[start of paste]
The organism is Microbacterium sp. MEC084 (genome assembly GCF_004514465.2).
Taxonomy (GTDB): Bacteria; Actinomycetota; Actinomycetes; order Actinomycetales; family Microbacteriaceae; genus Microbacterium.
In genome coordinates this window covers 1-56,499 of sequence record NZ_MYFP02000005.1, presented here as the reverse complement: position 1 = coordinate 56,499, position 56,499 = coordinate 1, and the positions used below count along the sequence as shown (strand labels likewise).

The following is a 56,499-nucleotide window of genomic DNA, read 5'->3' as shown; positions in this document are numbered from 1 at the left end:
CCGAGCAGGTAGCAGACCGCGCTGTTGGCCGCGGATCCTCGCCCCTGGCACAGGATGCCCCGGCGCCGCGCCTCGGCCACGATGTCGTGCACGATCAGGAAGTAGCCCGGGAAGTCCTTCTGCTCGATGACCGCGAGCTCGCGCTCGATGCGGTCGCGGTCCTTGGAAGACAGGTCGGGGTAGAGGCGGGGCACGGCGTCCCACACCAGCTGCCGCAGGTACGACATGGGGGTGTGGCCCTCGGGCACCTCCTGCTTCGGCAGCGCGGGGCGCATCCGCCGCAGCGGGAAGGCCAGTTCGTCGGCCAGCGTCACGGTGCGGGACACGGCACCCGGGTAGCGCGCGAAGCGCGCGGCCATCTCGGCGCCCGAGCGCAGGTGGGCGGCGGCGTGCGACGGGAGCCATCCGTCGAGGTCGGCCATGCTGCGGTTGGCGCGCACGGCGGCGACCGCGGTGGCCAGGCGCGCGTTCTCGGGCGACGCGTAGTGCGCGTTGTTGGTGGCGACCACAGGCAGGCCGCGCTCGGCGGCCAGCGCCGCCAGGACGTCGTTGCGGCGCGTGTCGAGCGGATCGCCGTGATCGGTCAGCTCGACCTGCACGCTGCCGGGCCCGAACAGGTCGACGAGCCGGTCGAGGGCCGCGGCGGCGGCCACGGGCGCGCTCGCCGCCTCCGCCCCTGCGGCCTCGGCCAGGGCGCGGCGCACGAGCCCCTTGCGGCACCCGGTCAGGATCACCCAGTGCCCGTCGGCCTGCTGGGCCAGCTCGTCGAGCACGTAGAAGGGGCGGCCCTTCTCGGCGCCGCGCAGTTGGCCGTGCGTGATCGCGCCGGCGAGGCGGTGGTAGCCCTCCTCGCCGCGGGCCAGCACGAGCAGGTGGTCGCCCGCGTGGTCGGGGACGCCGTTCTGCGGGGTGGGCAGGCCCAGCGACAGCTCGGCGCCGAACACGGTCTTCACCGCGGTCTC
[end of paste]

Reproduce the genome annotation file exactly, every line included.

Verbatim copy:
The organism is Microbacterium sp. MEC084 (genome assembly GCF_004514465.2).
Taxonomy (GTDB): Bacteria; Actinomycetota; Actinomycetes; order Actinomycetales; family Microbacteriaceae; genus Microbacterium.
In genome coordinates this window covers 1-56,499 of sequence record NZ_MYFP02000005.1, presented here as the reverse complement: position 1 = coordinate 56,499, position 56,499 = coordinate 1, and the positions used below count along the sequence as shown (strand labels likewise).

The following is a 56,499-nucleotide window of genomic DNA, read 5'->3' as shown; positions in this document are numbered from 1 at the left end:
CCGAGCAGGTAGCAGACCGCGCTGTTGGCCGCGGATCCTCGCCCCTGGCACAGGATGCCCCGGCGCCGCGCCTCGGCCACGATGTCGTGCACGATCAGGAAGTAGCCCGGGAAGTCCTTCTGCTCGATGACCGCGAGCTCGCGCTCGATGCGGTCGCGGTCCTTGGAAGACAGGTCGGGGTAGAGGCGGGGCACGGCGTCCCACACCAGCTGCCGCAGGTACGACATGGGGGTGTGGCCCTCGGGCACCTCCTGCTTCGGCAGCGCGGGGCGCATCCGCCGCAGCGGGAAGGCCAGTTCGTCGGCCAGCGTCACGGTGCGGGACACGGCACCCGGGTAGCGCGCGAAGCGCGCGGCCATCTCGGCGCCCGAGCGCAGGTGGGCGGCGGCGTGCGACGGGAGCCATCCGTCGAGGTCGGCCATGCTGCGGTTGGCGCGCACGGCGGCGACCGCGGTGGCCAGGCGCGCGTTCTCGGGCGACGCGTAGTGCGCGTTGTTGGTGGCGACCACAGGCAGGCCGCGCTCGGCGGCCAGCGCCGCCAGGACGTCGTTGCGGCGCGTGTCGAGCGGATCGCCGTGATCGGTCAGCTCGACCTGCACGCTGCCGGGCCCGAACAGGTCGACGAGCCGGTCGAGGGCCGCGGCGGCGGCCACGGGCGCGCTCGCCGCCTCCGCCCCTGCGGCCTCGGCCAGGGCGCGGCGCACGAGCCCCTTGCGGCACCCGGTCAGGATCACCCAGTGCCCGTCGGCCTGCTGGGCCAGCTCGTCGAGCACGTAGAAGGGGCGGCCCTTCTCGGCGCCGCGCAGTTGGCCGTGCGTGATCGCGCCGGCGAGGCGGTGGTAGCCCTCCTCGCCGCGGGCCAGCACGAGCAGGTGGTCGCCCGCGTGGTCGGGGACGCCGTTCTGCGGGGTGGGCAGGCCCAGCGACAGCTCGGCGCCGAACACGGTCTTCACCGCGGTCTC